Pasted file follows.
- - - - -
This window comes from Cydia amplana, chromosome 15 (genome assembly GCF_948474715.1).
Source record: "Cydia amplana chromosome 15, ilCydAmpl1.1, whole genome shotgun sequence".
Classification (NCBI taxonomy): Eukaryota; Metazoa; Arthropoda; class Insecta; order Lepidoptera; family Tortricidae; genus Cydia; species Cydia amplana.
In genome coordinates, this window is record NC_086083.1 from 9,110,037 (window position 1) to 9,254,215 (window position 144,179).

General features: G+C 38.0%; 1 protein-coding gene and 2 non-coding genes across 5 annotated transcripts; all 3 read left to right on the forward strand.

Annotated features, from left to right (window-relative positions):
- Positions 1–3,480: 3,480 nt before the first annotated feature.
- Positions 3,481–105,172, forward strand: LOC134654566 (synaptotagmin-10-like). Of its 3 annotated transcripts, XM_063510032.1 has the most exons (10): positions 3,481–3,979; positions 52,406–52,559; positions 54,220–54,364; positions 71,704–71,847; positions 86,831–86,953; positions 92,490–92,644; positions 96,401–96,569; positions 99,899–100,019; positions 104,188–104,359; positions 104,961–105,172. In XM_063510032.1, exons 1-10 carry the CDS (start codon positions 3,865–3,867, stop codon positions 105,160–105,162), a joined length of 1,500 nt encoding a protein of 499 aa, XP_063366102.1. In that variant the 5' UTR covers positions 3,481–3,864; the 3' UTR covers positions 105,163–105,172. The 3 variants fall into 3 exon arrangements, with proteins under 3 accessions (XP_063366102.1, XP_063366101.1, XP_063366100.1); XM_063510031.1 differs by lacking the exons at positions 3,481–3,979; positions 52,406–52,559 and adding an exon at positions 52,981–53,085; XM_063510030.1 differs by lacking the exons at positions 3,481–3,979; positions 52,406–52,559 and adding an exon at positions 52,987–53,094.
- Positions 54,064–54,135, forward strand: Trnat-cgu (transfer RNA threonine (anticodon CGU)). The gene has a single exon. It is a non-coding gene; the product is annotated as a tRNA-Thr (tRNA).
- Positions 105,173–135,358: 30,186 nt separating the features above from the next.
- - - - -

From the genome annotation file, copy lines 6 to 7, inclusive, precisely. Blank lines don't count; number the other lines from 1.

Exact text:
Annotated features, from left to right (window-relative positions):
- Positions 1–3,480: 3,480 nt before the first annotated feature.